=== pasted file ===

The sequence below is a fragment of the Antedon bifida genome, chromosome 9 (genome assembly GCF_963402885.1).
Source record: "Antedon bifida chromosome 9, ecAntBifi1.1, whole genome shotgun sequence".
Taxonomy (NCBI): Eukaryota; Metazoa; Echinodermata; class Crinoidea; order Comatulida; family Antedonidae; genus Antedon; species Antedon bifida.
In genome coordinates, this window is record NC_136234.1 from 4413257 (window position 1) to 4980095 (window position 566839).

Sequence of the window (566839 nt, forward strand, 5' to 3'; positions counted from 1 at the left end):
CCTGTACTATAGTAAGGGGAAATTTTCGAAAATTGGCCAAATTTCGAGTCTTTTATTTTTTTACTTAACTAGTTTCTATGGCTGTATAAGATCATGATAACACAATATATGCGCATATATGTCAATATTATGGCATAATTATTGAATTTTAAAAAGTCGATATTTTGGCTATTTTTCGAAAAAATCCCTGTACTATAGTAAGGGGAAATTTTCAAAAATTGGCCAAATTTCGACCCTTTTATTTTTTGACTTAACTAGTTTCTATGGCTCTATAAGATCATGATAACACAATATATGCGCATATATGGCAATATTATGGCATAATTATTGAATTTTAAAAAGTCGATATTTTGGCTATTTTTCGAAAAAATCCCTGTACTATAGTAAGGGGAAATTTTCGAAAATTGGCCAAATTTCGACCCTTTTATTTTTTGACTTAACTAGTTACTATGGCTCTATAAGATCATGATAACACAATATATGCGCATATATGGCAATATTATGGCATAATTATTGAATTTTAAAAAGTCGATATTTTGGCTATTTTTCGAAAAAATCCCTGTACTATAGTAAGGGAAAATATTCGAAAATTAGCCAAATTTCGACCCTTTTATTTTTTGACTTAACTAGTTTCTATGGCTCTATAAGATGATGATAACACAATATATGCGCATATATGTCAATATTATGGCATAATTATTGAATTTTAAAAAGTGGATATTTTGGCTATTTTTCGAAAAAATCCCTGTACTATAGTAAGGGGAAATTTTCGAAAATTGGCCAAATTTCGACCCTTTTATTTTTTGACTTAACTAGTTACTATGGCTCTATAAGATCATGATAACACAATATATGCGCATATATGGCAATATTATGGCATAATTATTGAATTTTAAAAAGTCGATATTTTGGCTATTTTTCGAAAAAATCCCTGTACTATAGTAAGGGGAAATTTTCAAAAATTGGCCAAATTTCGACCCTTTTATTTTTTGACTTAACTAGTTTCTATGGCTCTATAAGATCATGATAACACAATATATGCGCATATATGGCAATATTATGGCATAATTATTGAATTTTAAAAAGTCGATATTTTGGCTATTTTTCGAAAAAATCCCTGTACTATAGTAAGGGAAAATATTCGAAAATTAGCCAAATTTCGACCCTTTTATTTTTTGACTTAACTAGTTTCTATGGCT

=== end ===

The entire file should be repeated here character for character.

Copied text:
The sequence below is a fragment of the Antedon bifida genome, chromosome 9 (genome assembly GCF_963402885.1).
Source record: "Antedon bifida chromosome 9, ecAntBifi1.1, whole genome shotgun sequence".
Taxonomy (NCBI): Eukaryota; Metazoa; Echinodermata; class Crinoidea; order Comatulida; family Antedonidae; genus Antedon; species Antedon bifida.
In genome coordinates, this window is record NC_136234.1 from 4413257 (window position 1) to 4980095 (window position 566839).

Sequence of the window (566839 nt, forward strand, 5' to 3'; positions counted from 1 at the left end):
CCTGTACTATAGTAAGGGGAAATTTTCGAAAATTGGCCAAATTTCGAGTCTTTTATTTTTTTACTTAACTAGTTTCTATGGCTGTATAAGATCATGATAACACAATATATGCGCATATATGTCAATATTATGGCATAATTATTGAATTTTAAAAAGTCGATATTTTGGCTATTTTTCGAAAAAATCCCTGTACTATAGTAAGGGGAAATTTTCAAAAATTGGCCAAATTTCGACCCTTTTATTTTTTGACTTAACTAGTTTCTATGGCTCTATAAGATCATGATAACACAATATATGCGCATATATGGCAATATTATGGCATAATTATTGAATTTTAAAAAGTCGATATTTTGGCTATTTTTCGAAAAAATCCCTGTACTATAGTAAGGGGAAATTTTCGAAAATTGGCCAAATTTCGACCCTTTTATTTTTTGACTTAACTAGTTACTATGGCTCTATAAGATCATGATAACACAATATATGCGCATATATGGCAATATTATGGCATAATTATTGAATTTTAAAAAGTCGATATTTTGGCTATTTTTCGAAAAAATCCCTGTACTATAGTAAGGGAAAATATTCGAAAATTAGCCAAATTTCGACCCTTTTATTTTTTGACTTAACTAGTTTCTATGGCTCTATAAGATGATGATAACACAATATATGCGCATATATGTCAATATTATGGCATAATTATTGAATTTTAAAAAGTGGATATTTTGGCTATTTTTCGAAAAAATCCCTGTACTATAGTAAGGGGAAATTTTCGAAAATTGGCCAAATTTCGACCCTTTTATTTTTTGACTTAACTAGTTACTATGGCTCTATAAGATCATGATAACACAATATATGCGCATATATGGCAATATTATGGCATAATTATTGAATTTTAAAAAGTCGATATTTTGGCTATTTTTCGAAAAAATCCCTGTACTATAGTAAGGGGAAATTTTCAAAAATTGGCCAAATTTCGACCCTTTTATTTTTTGACTTAACTAGTTTCTATGGCTCTATAAGATCATGATAACACAATATATGCGCATATATGGCAATATTATGGCATAATTATTGAATTTTAAAAAGTCGATATTTTGGCTATTTTTCGAAAAAATCCCTGTACTATAGTAAGGGAAAATATTCGAAAATTAGCCAAATTTCGACCCTTTTATTTTTTGACTTAACTAGTTTCTATGGCT